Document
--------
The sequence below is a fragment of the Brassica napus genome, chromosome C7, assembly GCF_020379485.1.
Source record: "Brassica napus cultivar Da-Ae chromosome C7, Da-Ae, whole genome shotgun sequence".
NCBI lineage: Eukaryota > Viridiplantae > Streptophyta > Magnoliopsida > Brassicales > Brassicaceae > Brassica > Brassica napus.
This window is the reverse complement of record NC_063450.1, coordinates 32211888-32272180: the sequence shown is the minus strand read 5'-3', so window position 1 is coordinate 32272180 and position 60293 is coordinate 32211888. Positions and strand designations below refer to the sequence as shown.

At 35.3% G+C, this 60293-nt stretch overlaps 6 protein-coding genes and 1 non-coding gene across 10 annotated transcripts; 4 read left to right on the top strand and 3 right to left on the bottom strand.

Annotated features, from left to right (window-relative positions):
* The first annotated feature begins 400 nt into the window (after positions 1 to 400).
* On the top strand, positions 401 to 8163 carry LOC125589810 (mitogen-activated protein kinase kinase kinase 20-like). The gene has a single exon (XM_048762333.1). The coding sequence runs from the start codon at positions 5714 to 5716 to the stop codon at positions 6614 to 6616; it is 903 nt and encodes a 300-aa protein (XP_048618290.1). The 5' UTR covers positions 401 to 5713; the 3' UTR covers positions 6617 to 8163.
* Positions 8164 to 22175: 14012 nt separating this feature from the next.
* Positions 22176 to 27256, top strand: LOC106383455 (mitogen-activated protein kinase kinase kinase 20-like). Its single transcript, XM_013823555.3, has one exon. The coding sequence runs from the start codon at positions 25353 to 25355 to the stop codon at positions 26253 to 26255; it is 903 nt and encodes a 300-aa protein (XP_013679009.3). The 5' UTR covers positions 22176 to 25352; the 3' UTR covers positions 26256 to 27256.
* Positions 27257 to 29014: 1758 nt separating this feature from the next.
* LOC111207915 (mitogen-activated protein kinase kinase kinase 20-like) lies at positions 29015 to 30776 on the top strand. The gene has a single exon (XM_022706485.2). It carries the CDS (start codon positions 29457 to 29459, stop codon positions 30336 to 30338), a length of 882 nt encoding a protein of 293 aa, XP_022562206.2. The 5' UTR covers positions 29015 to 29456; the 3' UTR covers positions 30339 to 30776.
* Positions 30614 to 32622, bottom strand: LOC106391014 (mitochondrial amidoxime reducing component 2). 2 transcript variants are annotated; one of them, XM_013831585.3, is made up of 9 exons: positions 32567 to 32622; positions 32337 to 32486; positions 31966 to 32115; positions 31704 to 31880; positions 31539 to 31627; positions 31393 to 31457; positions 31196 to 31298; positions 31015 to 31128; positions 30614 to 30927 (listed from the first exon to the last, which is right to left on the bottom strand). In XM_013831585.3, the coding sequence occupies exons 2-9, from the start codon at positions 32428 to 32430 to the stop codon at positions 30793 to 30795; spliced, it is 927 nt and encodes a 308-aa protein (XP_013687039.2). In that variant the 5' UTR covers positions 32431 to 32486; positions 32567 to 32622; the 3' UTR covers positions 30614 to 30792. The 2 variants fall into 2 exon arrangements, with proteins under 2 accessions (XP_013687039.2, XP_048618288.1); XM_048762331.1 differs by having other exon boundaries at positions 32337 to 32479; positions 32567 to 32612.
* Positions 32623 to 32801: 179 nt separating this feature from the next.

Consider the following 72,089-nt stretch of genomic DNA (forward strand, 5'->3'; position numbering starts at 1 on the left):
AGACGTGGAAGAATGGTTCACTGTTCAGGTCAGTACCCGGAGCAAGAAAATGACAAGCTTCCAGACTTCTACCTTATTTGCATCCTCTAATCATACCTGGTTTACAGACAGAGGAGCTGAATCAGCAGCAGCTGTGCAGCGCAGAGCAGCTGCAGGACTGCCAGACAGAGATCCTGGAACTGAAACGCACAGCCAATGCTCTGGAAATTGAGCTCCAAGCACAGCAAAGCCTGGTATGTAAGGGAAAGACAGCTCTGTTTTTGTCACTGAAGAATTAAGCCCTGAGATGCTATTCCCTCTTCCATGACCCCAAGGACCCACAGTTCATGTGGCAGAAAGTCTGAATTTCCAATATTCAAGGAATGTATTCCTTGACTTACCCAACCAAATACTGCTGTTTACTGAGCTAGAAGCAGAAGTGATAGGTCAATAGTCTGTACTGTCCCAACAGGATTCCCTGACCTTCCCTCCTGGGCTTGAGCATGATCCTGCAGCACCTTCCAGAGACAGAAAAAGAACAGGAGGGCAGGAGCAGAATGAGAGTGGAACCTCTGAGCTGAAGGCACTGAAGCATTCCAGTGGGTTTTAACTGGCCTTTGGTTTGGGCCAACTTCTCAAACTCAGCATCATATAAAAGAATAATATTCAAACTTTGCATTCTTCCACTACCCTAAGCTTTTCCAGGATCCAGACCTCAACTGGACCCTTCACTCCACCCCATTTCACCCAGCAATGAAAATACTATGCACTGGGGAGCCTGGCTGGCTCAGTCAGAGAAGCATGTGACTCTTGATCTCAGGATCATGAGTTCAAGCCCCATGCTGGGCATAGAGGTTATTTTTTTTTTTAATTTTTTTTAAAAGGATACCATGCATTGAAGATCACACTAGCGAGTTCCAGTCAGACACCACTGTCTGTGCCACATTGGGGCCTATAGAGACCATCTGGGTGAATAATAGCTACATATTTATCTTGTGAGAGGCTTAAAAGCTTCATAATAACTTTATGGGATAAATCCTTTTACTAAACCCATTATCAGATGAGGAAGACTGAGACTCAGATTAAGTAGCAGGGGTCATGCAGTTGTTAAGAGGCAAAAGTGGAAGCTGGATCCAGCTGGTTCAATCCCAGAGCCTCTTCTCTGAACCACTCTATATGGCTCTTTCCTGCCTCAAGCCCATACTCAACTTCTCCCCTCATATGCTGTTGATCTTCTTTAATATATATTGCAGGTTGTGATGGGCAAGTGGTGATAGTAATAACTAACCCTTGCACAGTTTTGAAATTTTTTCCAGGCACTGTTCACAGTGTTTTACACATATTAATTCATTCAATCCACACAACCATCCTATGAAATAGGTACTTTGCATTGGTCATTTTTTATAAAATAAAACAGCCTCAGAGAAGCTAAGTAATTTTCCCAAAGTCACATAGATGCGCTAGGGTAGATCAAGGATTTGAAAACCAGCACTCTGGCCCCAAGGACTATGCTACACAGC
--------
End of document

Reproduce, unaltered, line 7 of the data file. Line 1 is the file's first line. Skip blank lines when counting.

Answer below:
* The first annotated feature begins 400 nt into the window (after positions 1 to 400).